By Pablo Chacon Alvarez
By Ciara LaVelle
By New Times Staff
By Rich Robinson
By Hannah Sentenac
By Rich Robinson
By Nycole Sariol
By Ian Witlen
Sorry for condensing all of that, but I'm running out of space. I still need to bitch about Program B.
The opening piece, Ambivalent, begins with a stunning declaration from Stephen Trovillion and then devolves into a dull morality play. Practicing and Flour Cloud are both stuck in the purgatorial middle ground between depth and puerility. The telenovela parody Donde Est Pedro Mano? is extremely funny but utterly inconsequential, and Michael McKeever's Splat! -- about Munchkins trying to clean up Dorothy's mess after she disappears down the Yellow Brick Road -- is a lot funnier in theory than in practice. I Am Not Batman would be revelatory if Bechir Sylvain's astonishing monologue weren't drowned out by utterly superfluous drumming (yes, drumming). Only John Walch's Angle of Attack and Kent Brown's Playtime are truly successful -- the former because it's sweet enough to make life seem worth living, and the latter for exactly the opposite reason.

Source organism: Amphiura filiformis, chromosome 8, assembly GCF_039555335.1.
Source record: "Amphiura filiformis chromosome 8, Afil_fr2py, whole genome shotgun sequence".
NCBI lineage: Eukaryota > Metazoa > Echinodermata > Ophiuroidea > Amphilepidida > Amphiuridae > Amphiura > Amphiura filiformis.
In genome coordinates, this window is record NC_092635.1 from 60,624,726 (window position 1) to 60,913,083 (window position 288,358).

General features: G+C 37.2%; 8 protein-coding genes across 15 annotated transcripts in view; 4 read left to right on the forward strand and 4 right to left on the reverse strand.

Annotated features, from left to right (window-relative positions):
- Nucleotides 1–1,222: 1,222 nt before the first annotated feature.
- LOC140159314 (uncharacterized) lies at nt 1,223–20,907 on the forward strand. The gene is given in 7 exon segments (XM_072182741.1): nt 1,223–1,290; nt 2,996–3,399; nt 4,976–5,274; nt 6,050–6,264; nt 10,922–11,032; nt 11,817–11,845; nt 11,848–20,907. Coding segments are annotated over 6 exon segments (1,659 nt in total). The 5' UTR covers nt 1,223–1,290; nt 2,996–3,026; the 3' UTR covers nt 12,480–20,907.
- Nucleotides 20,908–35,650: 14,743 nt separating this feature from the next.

It's worth noting that this year's Summer Shorts are being performed in the round, which is a helluva nice break, and it also merits attention that the production staff has made these plays move, transition, and communicate flawlessly, no matter where you happen to be sitting.
And that's everything, folks: the stage, the sets, the actors, and every damn play in the festival. I have covered them all. I hope this has been helpful. If not, then I guess that just goes to show you: Quantity and quality are often mutually exclusive. City Theatre, take note.